Wildlife protection


For the time being, anti-poaching is still seen as an essential service and is monitoring is actively taking place in the field. However, there is concern as to whether this can be sustained without long-term tourism revenue. While poaching teams are still active during this time, the reality that a reduced operations budget results in reduced ability to protect, monitor and manage, must be brought to light. Protected species contribute to their surrounding ecosystems. Be is grazing animals that induce grassland growth cycles, or key species that keep food webs intact, the protection of these species is imperative in securing environmental and human well-being.


Community cohesion


In rural areas highly dependent on ecosystem services, there is often conflict over natural resources in terms of access and equal rights. Managed areas reduce conflict and promotes accessibility in a sustainable manner. Community-based conservation for example, is an initiative which helps rectify past racial injustices and encourages shared responsibility with a sense of ownership and pride in contributing indigenous knowledge. Additionally, training and employment of local communities’ aids in the reduction of criminal activity and gender-based violence, promotes human well-being, and provides opportunity for social cohesion.


The relationship between humans and nature through conservation is not simply a case of protected and exchanged goods. The interactions reach far deeper into human well-being and sustainable living then seen at face value. Essentially human well-being is fully dependent on the protection and sustainable use of nature. The complexity of these interactions is extremely difficulty to measure, but the take home message for all of us remains the same. For successful strides towards achieving the sustainable development goals, continuous protection, and management of areas of ecological importance is imperative. The COVID-19 pandemic could place us at risk in ways we have not thought of, and we depend on conservation and sustainable management more than we perhaps realize, ultimately reinforcing the message for all of us to act responsibly during this time of crisis. For us and for future generations to come.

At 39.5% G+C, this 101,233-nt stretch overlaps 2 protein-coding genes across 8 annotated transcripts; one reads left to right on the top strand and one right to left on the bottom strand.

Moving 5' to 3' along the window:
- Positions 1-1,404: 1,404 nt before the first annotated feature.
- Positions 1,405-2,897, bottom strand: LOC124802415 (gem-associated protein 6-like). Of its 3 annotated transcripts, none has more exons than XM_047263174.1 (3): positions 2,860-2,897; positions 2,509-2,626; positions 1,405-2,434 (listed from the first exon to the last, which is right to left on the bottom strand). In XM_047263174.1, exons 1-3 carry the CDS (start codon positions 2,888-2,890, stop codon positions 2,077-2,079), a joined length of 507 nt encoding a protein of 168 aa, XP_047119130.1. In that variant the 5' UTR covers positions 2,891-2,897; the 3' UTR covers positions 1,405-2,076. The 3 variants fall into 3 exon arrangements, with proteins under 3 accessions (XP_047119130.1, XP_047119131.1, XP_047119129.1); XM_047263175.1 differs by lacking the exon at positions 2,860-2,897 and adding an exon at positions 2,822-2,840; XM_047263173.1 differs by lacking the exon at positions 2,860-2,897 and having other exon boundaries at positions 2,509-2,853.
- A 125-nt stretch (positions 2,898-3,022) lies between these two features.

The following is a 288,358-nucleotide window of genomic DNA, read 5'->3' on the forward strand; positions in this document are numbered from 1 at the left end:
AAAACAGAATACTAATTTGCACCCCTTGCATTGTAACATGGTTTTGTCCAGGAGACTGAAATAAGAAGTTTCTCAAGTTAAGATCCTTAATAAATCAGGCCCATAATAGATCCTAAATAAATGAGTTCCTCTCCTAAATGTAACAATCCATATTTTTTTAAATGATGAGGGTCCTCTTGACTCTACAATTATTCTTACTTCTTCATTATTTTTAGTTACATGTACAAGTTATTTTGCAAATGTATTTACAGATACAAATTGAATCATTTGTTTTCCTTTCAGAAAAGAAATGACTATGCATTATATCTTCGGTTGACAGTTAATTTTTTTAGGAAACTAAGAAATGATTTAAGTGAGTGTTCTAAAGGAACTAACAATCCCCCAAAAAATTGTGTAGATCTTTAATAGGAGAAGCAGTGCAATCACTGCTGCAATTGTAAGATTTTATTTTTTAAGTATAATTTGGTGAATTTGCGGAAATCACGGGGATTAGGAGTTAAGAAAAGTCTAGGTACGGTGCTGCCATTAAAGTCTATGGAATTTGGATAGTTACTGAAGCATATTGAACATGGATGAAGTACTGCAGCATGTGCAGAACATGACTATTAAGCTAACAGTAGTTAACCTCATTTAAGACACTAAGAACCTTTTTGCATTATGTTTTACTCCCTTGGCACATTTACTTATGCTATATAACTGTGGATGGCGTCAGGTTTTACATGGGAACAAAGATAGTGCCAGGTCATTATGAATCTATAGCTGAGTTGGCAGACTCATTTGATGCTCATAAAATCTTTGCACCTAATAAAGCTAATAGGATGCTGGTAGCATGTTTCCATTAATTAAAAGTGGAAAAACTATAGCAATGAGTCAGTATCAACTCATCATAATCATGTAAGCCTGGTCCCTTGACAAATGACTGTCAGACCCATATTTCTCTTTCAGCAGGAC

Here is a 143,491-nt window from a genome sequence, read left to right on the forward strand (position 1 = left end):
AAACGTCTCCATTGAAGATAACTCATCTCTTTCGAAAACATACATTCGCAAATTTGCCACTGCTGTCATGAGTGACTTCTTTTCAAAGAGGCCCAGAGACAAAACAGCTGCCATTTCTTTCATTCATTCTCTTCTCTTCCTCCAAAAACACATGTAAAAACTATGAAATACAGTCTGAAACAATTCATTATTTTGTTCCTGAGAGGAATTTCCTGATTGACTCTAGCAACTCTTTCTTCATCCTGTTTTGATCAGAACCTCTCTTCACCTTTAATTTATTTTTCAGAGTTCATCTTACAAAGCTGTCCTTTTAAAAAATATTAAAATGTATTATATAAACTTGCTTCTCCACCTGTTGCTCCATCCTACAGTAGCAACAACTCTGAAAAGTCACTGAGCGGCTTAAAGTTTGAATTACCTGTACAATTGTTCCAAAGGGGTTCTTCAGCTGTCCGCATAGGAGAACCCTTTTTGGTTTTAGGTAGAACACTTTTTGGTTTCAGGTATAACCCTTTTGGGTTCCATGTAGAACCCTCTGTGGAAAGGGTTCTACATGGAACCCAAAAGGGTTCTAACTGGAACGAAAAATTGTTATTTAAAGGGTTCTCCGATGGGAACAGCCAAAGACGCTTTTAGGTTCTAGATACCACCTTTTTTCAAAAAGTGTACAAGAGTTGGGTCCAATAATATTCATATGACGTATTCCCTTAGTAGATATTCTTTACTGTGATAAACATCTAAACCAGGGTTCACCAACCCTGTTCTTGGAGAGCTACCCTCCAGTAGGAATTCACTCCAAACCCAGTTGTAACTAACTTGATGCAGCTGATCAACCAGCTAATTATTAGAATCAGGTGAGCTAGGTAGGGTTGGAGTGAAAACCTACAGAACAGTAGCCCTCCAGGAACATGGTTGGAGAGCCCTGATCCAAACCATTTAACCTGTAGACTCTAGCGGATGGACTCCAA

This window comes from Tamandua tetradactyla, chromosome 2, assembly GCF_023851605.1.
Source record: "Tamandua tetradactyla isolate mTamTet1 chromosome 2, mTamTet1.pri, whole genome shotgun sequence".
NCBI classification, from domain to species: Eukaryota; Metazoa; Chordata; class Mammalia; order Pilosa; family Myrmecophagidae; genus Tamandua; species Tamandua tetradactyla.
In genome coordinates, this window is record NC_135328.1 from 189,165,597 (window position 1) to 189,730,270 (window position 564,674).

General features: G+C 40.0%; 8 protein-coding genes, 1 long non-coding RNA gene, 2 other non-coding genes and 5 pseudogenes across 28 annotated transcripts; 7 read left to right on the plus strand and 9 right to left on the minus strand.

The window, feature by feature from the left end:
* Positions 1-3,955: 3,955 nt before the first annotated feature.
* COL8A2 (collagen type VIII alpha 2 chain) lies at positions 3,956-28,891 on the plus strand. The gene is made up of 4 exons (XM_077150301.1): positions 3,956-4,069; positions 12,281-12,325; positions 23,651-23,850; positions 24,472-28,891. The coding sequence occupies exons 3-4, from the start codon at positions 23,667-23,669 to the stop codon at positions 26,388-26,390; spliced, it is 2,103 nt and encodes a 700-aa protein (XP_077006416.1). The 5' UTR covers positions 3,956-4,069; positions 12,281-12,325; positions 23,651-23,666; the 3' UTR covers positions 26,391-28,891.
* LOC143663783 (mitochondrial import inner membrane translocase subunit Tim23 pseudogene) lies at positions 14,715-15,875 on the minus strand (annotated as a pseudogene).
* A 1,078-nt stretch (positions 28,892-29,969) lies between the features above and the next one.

Thank you for reading!


References


Egoh B., Reyers B., Rouget M., Bode M., Richardson D.M. 2009. Spatial congruence between biodiversity and ecosystem services in South Africa. Biological Conservation, 142(2009): 553-562


https://www.undp.org/content/undp/en/home/blog/2020/the-coronavirus-threat-to-wildlife-tourism-and-conservation.html


https://www.borgenmagazine.com/ecotourism-in-south-africa/


https://www.facebook.com/WWFSA/videos/vb.70370909363/646448475941230/?type=2&theater


Jackiyn Cock & David Fig (2000) From colonial to community based conservation: Environmental justice and the national parks of South Africa, Society in Transition, 31:1, 22-35, DOI: 10.1080/21528586.2000.10419008


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A PLACE WHERE SCIENCE, RESEARCH, SUSTAINABILITY AND OPPORTUNITY COLLIDE.